Editorial Board Members’ Collection Series: Inflammatory Bowel Disease

A special issue of Journal of Clinical Medicine (ISSN 2077-0383). This special issue belongs to the section "Gastroenterology & Hepatopancreatobiliary Medicine".

Deadline for manuscript submissions: 30 May 2024 | Viewed by 1559

Special Issue Editors

Special Issue Information

Dear Colleagues,

Inflammatory Bowel Disease: looking to new horizons

Inflammatory bowel diseases (IBD) are characterised by active chronic inflammation in the gastrointestinal tract with huge morbidity for patients and large healthcare costs. IBD can be classified as Crohn’s disease (CD), ulcerative colitis (UC), or IBD unclassified (IBDU). Now seen as a global condition, prevalence of this incurable condition continues to increase. Whilst much is known about IBD, there remain many gaps in our understanding of the pathogenesis of IBD, variable approaches to the management of IBD, and inconsistent outcomes. This Collection Series aims to draw together articles focusing on current aspects of IBD and key aspects looming on the horizon. These might include therapeutic agents, such as the use of small molecules (JAK kinase inhibitors and S1P receptor modulators), and therapeutic approaches, such as treat-to-target or combination trials. Additional articles could focus on aspects of the pathogenesis of IBD (with regard to environmental factors, host immune responses, or the intestinal microbiome) and outcomes.

Prof. Dr. Laurent Peyrin-biroulet
Prof. Dr. Andrew Day
Guest Editors

Manuscript Submission Information

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Keywords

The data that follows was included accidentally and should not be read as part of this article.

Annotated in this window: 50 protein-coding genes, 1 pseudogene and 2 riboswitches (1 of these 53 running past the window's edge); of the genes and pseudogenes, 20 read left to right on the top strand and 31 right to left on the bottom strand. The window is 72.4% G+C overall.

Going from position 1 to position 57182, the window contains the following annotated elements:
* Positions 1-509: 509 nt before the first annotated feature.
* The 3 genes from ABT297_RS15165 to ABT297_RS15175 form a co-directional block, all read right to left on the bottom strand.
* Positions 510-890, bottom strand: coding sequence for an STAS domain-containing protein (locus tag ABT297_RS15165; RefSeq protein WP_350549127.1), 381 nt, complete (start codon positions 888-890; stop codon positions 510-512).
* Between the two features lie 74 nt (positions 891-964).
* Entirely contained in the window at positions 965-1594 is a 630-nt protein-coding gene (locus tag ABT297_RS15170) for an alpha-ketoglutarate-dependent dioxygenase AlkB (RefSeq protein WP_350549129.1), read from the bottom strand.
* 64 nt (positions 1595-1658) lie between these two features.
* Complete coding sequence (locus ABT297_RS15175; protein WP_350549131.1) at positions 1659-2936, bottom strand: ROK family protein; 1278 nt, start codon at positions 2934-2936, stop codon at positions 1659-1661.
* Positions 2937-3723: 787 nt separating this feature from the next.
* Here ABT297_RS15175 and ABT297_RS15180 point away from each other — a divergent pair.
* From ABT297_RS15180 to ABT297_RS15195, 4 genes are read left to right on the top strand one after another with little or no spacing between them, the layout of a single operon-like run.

• inflammatory bowel diseases
  • Crohn’s disease
  • ulcerative colitis
  • JAK kinase inhibitors
  • SIP receptor modulators
  • therapeutic approaches

Published Papers (1 paper)

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Review

16 pages, 355 KiB  
Review
Evolution of a Pathogenic Microbiome
by Pui Yin Wong, Carmen Yip, Daniel A. Lemberg, Andrew S. Day and Steven T. Leach
J. Clin. Med. 2023, 12(22), 7184; https://doi.org/10.3390/jcm12227184 - 20 Nov 2023
Viewed by 1083
Abstract
The process of microbiome development arguably begins before birth. Vertical transmission of bacteria from the mother to the infant is a keystone event in microbiome development. Subsequent to birth, the developing microbiome is vulnerable to influence from a wide range of factors. Additionally, [...] Read more.
The process of microbiome development arguably begins before birth. Vertical transmission of bacteria from the mother to the infant is a keystone event in microbiome development. Subsequent to birth, the developing microbiome is vulnerable to influence from a wide range of factors. Additionally, the microbiome can influence the health and development of the host infant. This intricate interaction of the gastrointestinal microbiome and the host has been described as both symbiotic and dysbiotic. Defining these terms, a symbiotic microbiome is where the microbiome and host provide mutual benefit to each other. A pathogenic microbiome, or more precisely a gastrointestinal microbiome associated with disease, is increasing described as dysbiotic. This review seeks to investigate the factors that contribute to evolving a disease-causing or ‘dysbiotic’ microbiome. This review covers the development of the gastrointestinal microbiome in infants, the interaction of the microbiome with the host, and its contribution to host immunity and investigates specific features of the gastrointestinal microbiome that are associated with disease. Full article
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